We wish to present this case because of significant diagnostic criteria not mentioned in previous reports of this rare anomaly and also because the condition was masked by symptoms referable to a suspected enlargement of the thymus gland. We are fortunate in having complete data on the antemortem and postmortem observations. This case falls definitely into the third category of Ballantyne's1 classification.
REPORT OF CASE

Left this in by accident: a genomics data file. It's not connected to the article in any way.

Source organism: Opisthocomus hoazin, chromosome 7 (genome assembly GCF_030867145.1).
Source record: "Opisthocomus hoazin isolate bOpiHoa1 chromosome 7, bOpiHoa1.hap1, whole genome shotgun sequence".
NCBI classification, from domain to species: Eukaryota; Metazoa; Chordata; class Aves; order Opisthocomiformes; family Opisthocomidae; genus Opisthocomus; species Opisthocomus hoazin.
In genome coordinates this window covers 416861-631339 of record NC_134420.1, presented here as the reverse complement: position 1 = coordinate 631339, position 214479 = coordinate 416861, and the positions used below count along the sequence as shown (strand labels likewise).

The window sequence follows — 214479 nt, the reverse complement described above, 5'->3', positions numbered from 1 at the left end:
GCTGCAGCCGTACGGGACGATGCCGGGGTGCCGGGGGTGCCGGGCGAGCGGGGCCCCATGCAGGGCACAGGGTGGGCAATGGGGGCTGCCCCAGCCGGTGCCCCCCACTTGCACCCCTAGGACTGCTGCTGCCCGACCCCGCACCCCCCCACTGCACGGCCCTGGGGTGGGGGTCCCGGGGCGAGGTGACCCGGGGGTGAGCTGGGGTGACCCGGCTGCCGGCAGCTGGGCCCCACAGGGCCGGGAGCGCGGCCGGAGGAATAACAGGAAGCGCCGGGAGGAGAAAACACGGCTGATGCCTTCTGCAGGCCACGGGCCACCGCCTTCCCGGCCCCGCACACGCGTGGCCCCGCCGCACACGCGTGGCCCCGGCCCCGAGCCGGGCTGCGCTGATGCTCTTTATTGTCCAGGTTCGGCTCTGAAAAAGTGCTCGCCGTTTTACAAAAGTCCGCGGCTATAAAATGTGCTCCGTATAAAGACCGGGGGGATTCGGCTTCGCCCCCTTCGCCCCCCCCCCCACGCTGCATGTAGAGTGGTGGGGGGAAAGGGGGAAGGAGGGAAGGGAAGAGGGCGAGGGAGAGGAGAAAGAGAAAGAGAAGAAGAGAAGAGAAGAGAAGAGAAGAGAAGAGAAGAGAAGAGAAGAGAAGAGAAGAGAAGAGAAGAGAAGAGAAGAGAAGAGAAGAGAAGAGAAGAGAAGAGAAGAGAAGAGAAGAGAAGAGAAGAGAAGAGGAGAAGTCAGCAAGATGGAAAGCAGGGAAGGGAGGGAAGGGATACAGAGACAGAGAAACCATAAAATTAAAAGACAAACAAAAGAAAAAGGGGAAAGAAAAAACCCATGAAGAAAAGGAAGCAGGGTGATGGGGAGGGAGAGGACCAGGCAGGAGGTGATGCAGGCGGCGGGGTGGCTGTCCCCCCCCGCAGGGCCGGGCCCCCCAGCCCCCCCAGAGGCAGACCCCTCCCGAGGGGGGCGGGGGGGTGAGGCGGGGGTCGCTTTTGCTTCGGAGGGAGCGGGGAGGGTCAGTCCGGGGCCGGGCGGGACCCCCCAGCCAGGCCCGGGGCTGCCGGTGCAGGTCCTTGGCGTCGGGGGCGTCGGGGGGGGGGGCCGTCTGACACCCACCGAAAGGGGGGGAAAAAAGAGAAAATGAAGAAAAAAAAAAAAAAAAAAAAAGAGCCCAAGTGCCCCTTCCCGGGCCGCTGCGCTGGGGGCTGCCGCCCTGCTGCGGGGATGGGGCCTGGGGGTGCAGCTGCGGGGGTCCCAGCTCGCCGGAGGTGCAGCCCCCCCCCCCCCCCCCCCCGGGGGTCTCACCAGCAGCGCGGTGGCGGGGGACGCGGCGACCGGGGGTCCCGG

History.—Baby E., a boy, lived for eight days. He was a first child and was delivered normally. The symptoms were aerophagia, dyspnea, cyanosis, retraction of the intercostal space and of the suprasternal notch, bubbling of mucus and full and pulsating fontanels. He was unable to swallow or retain food.The infant was referred from the service of Dr. Jacob Walker with a clinical diagnosis of suspected enlargement of the thymus gland. A cursory inspection of the wet roentgen films revealed bilateral lobation of